This guide provides a quick introduction to referencing to those who are new to the practice. It also explains the transition from Westminster Harvard to the version of Harvard provided by Cite Them Right in 2022/23.
What is referencing?
Referencing is a standardised system of referring to sources of information or knowledge in your work. It comprises a marker in the text, which refers the reader to a list of references (Harvard approach) or footnotes/endnotes (running notes approach).
Referencing is one of the things that distinguishes academic writing from most other types of writing. There are three key reasons that we ask for references:
What referencing style should I use?
Most courses recommend the Harvard approach, also known as the author-date approach. However, some courses/modules specify or give the option of specific styles, which may or may not follow the Harvard approach. These include:
Check with your course/module what specific style you should use.
In the Harvard approach the author surname, date of publication, and page numbers (if relevant) are included in the text of your work, as follows:
Agamben (1993, pp. 178-179) argued that "the milk should go in before the tea."
It has been argued that "the milk should go in before the tea." (Agamben, 1993, pp. 178-179)
These in-text references refer your reader to a list of references at the end of your work, which are organised alphabetically, and include the full reference:
Agamben, G. (1993) The Coming community. Minneapolis, MN: Minnesota University Press.
Running notes approach
In the running notes approach a number is used in the text instead of the author/date:
It has been argued that the "milk should go in before the tea" (1)
This number refers the reader to a footnote (at the bottom of the page) or endnote (at the end of the text):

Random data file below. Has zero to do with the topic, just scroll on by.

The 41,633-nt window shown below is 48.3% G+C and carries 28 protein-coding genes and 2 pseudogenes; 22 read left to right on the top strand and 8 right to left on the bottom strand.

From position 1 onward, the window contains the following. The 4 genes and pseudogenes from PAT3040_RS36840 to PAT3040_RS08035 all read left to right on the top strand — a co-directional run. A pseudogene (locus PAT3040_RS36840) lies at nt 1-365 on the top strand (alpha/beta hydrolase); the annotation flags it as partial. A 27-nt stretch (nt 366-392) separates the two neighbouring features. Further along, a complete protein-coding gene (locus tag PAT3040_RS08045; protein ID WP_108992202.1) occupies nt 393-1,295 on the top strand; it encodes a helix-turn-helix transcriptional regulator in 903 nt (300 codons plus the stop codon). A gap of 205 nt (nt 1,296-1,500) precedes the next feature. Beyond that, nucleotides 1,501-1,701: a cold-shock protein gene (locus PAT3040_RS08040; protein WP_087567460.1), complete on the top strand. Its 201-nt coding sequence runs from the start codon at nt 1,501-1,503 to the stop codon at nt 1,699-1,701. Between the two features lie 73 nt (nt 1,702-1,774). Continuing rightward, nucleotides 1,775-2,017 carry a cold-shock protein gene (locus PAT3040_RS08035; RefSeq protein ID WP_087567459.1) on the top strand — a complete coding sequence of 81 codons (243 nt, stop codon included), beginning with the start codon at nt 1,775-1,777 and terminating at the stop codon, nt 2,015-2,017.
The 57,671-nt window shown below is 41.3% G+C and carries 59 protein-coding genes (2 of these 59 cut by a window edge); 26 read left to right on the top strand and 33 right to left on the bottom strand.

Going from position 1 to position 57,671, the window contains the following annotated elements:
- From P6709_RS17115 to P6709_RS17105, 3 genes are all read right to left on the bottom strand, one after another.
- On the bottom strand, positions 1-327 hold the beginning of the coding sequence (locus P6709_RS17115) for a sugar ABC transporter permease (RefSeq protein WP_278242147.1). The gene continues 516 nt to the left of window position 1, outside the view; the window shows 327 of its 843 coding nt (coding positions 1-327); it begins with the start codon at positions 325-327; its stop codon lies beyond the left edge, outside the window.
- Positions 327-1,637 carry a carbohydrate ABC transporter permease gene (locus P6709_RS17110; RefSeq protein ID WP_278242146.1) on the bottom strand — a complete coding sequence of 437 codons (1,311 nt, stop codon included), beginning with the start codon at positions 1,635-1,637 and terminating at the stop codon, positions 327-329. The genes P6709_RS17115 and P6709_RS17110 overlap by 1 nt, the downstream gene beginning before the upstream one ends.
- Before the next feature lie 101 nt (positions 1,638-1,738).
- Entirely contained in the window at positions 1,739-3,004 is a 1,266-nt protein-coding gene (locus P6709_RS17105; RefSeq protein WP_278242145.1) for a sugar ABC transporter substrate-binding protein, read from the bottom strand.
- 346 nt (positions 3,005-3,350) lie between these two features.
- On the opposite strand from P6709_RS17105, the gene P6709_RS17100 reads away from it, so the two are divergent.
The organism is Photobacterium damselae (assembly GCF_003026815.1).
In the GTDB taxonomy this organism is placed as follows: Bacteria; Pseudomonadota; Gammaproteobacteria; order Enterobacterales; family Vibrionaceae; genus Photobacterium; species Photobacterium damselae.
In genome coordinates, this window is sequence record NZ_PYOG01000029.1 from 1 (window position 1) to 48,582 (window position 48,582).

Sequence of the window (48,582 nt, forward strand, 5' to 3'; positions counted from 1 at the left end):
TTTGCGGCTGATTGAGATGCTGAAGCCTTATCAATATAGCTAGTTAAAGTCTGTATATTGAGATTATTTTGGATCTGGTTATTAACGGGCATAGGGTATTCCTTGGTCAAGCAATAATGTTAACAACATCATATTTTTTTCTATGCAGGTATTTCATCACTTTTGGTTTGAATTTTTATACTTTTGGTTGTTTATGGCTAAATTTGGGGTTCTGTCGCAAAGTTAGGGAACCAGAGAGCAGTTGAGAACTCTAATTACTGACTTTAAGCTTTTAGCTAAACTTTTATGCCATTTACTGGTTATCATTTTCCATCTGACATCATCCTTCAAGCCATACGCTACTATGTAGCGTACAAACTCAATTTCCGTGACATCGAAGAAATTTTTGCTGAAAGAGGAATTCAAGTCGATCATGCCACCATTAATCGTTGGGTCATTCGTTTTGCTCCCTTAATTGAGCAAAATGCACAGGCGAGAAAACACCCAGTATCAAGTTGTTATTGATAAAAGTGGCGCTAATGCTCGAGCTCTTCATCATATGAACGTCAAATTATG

1. Giorgio Agamben, The coming community (Minneapolis, MN: Minnesota University Press), pp. 178-179
If you are using a running notes approach, you may be asked to also include a bibliography which lists the sources you have used alphabetically by surname, along with any other sources you have read but not referred to in the text.
Up until 2022, the library maintained a specific style for the university called Westminster Harvard. This is being phased out during the academic year 2022/23 in favour of the version of Harvard provided by Cite them right.
For students still required to use Westminster Harvard, we have retained the guidance for it on this library guide and the Westminster Harvard PDF guide is still available.
Cite Them Right Harvard
There is very little difference between Cite Them Right Harvard and Westminster Harvard. The key differences in Cite Them Right Harvard in comparison to Westminster Harvard are listed below.
List of references
NB: courses differ in the extent to which they attend to the finer details of referencing when it comes to marks. Ask whoever is marking your work if you are unsure whether to use Westminster Harvard or Cite Them Right Harvard.
The following tools can help you automatically generate references.
NB: References generated this way often need editing to make sure they are consistent with the referencing style you are using.
Use the citation feature to generate a reference.
Copy and paste references from the ‘cite’ tab on Google Scholar (does not include URLs).
Microsoft Word (365)
Import references into Microsoft Word using the Researcher feature under the References tab.
Generate references for hundreds of styles using a URL or ISBN number.
There are also a number of reference managers (e.g. Refworks) that can help you manage a large database of references if you are a more experienced researcher, or are keen on technology. There is more information about these here.